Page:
Memoirs of a Revolutionist

Pyotr Kropotkin

Book cover

This book is the memoir of Peter Kropotkin, a man who was born into the Russian aristocracy but became an anarchist. As the introduction to the book makes clear, the title (chosen by an editor to move copies) is quite misleading–there are few moments of action in the book, and none at all of “revolution” in the Che Guevara mold. Indeed, PK’s preferred title for the book was “Around One’s Life,” which pretty much captures the level of action in the book. (The one exception is his narrative of his escape from a Czarist prison, which is just as exciting and crazy as you think it should be.)

Kropotkin is generally revered as a very good person, and this book definitely supports that image. He is thoughtful, loyal, kind, and righteous. But I have to say that I enjoyed reading “The Conquest of Bread,” where he explicitly discusses his anarchist views, more than this book, where those views play a critical but largely implicit role. I wasn’t really convinced by TCOB, but I definitely felt engaged by it in a way that I didn’t with this book. The main thing that I found completely bizarre is that PK mentions his wife only a couple of times in the book, with hardly any description of their relationship or of who she was. I’m sure it has something to do with the mores of the times, when “personal” things like romantic relationships weren’t seen as appropriate for public consumption, but it just seems unthinkable to me that one’s marriage wouldn’t be a key element (for good or for ill) of one’s life story–especially for a progressive and open-minded person such as PK.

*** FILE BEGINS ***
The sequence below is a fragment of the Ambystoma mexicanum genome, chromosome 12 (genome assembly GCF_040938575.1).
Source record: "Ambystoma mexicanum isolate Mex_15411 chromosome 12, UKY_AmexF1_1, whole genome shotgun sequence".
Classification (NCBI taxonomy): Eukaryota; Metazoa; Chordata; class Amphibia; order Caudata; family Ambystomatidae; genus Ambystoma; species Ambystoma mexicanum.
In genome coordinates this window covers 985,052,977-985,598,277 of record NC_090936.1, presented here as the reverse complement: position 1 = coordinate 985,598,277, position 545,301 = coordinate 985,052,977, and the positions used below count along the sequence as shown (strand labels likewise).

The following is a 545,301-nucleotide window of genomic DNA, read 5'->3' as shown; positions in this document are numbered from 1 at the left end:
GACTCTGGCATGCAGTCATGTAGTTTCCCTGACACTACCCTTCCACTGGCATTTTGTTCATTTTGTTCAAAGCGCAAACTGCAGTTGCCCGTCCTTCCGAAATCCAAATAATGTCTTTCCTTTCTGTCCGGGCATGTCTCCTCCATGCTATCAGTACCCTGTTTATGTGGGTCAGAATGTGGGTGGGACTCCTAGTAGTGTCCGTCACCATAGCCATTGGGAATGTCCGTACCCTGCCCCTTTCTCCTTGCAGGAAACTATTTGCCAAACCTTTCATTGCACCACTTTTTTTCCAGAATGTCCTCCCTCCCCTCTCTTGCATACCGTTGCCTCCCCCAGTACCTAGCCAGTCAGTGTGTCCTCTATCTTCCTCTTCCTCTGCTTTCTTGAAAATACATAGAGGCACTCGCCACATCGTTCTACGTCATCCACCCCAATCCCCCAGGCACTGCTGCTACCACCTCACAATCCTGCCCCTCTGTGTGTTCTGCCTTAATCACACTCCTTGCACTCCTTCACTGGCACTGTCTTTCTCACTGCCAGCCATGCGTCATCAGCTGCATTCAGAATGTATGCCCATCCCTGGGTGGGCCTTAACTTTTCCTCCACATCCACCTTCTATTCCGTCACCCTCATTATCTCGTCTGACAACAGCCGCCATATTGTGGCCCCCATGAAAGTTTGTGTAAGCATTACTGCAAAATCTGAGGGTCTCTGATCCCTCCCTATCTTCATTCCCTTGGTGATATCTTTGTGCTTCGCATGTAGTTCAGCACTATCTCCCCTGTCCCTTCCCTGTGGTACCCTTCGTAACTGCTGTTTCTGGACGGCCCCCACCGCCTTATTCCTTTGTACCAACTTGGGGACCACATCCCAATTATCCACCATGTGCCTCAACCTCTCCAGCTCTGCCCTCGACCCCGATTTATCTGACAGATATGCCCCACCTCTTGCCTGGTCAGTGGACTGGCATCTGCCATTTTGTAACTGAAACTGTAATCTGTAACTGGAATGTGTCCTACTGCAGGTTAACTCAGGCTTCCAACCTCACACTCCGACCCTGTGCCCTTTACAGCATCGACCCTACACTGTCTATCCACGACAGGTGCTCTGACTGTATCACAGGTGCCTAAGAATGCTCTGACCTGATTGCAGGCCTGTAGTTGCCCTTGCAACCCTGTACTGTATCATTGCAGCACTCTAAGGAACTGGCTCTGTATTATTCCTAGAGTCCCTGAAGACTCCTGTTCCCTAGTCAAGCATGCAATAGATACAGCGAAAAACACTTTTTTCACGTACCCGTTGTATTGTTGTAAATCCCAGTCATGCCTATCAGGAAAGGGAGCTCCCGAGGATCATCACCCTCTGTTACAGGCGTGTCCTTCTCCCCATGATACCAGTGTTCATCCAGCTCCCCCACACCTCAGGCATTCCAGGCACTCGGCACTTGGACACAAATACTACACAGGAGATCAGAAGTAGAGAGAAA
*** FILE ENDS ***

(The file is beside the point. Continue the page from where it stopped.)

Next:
PS: Dad, I kept an eye out for the passage you asked about, but couldn’t find it. Either it was from another book, or it was a much more general statement than you are remembering.

My Goodreads rating: 3 stars